Hello everyone and welcome back to Deeper Waters. We are diving into the ocean of truth and into the deepest ocean that we can, the ocean that is the doctrine of God. We’ve been using as our guide the Summa Theologica of Thomas Aquinas. Those of you who do not have the Summa in your possession can go to newadvent.org and read it online. We are right now studying the Unity of God. Before that, my prayer requests. First, I ask for your prayers for my Christlikeness as I learn to seek the true, the good, and the beautiful. Second, I ask for your prayers for my financial situation. Finally, I ask for your prayers for a third related area in my life. Time to get to our question tonight!
We’ve been going over the topic of unity and tonight, we’re going to bring God into it. Is God one? Aquinas says he is of course. He draws this from a number of points and as we can expect from Aquinas, he will be building on the earlier points he’s established in the doctrine of God.
To begin with, he starts with God’s simplicity. He uses Socrates, the classic example in philosophy, saying that which makes Socrates a man is had by many. Because of that, there can be many men. However, that which makes Socrates Socrates is particular to him. If he was Socrates by what makes him a man, then there could not be many men. However, God is God in turn by his nature being his essence. Because of this, there cannot be many gods and God is one.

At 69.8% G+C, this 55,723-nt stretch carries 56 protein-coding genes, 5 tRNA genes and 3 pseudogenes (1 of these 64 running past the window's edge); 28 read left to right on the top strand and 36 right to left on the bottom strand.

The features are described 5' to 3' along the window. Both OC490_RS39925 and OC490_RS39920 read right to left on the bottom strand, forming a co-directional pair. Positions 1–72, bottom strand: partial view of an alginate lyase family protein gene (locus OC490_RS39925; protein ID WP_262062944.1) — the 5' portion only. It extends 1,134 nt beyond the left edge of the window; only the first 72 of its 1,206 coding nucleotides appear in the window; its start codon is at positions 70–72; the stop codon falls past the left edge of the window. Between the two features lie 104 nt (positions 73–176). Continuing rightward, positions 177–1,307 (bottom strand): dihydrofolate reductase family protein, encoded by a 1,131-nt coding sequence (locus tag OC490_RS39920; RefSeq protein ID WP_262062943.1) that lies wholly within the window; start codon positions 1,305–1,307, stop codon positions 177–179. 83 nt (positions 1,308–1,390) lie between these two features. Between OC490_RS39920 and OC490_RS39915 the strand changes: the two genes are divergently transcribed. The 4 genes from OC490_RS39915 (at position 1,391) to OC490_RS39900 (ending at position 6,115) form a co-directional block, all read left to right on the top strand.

This is also shown by his infinity. Because God is infinite, he possesses in himself all perfections of being. This is an important argument and one in fact that I am dialoguing on with a Mormon at this point as Mormon theology is quite lacking. In it, God only differs by degree and not by kind.
Let us then take Thomas’s idea that God has all perfections fitting of being. Let us suppose there was another God who supposed had the same. How would the two differ? Would it be by one having an imperfection? Then the other isn’t perfect. Would one have a perfection the other lacked? Then that other one isn’t perfect. In the end, it would seem that the two would have to be absolutely identical. However, if they are absolutely identical, they are not two but one.
Thomas’s third reason is the order of the universe. For Aquinas, it is easier to have one being the source of order rather than many for even in the multitude, there must be something that makes the multitude one. Oneness is the greater of the two principles. One is the cause of oneness by nature, but there are only many by accident, when there is a division in the oneness. Thus, since there is order in the universe, it follows that that which is the cause of the order is one rather than a multitude. (We will later on see how this works with the Trinity.)
We shall conclude the discussion of God’s unity tomorrow.